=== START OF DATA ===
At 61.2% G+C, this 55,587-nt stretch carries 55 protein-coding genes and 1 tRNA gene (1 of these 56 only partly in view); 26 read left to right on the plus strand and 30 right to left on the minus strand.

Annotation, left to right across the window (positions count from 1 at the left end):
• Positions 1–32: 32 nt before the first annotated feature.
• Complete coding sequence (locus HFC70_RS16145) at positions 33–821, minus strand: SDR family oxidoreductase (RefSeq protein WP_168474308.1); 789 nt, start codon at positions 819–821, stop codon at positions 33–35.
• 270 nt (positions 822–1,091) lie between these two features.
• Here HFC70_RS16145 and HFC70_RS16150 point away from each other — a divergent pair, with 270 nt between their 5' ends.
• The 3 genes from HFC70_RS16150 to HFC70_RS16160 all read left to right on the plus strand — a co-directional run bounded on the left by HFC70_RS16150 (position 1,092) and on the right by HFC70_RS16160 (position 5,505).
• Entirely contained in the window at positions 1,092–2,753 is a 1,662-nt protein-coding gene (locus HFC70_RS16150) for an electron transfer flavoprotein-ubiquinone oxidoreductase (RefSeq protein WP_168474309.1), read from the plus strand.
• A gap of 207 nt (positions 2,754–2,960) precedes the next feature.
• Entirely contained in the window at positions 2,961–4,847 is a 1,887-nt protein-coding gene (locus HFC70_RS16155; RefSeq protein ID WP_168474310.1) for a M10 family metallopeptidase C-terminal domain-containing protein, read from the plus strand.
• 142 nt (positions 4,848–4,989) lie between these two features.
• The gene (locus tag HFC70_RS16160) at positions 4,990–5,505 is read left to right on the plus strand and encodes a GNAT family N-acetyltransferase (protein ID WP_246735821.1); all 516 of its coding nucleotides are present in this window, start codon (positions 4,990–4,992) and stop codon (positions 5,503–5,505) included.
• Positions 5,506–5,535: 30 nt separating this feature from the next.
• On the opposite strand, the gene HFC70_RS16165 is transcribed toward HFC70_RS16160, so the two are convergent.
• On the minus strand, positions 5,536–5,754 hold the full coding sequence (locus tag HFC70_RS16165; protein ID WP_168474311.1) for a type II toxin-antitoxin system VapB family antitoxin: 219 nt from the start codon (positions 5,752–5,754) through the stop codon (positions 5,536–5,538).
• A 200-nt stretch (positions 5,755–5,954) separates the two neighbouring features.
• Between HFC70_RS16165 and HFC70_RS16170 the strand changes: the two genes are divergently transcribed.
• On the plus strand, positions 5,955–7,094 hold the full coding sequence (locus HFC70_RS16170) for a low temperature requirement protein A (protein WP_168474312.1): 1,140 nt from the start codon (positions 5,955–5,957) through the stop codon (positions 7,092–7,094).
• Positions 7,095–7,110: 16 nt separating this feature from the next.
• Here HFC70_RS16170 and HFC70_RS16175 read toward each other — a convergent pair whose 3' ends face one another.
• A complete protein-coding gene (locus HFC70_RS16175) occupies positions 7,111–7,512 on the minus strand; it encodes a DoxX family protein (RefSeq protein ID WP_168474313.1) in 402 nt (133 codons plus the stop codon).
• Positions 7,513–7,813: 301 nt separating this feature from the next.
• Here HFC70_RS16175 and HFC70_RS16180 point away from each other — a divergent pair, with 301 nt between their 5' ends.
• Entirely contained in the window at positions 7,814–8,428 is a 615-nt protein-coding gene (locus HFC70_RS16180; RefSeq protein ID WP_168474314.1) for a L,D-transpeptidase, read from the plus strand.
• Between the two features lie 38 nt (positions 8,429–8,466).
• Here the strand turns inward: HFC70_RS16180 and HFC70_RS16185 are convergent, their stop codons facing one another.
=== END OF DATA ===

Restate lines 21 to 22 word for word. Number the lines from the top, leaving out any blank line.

• A complete protein-coding gene (locus HFC70_RS16175) occupies positions 7,111–7,512 on the minus strand; it encodes a DoxX family protein (RefSeq protein ID WP_168474313.1) in 402 nt (133 codons plus the stop codon).
• Positions 7,513–7,813: 301 nt separating this feature from the next.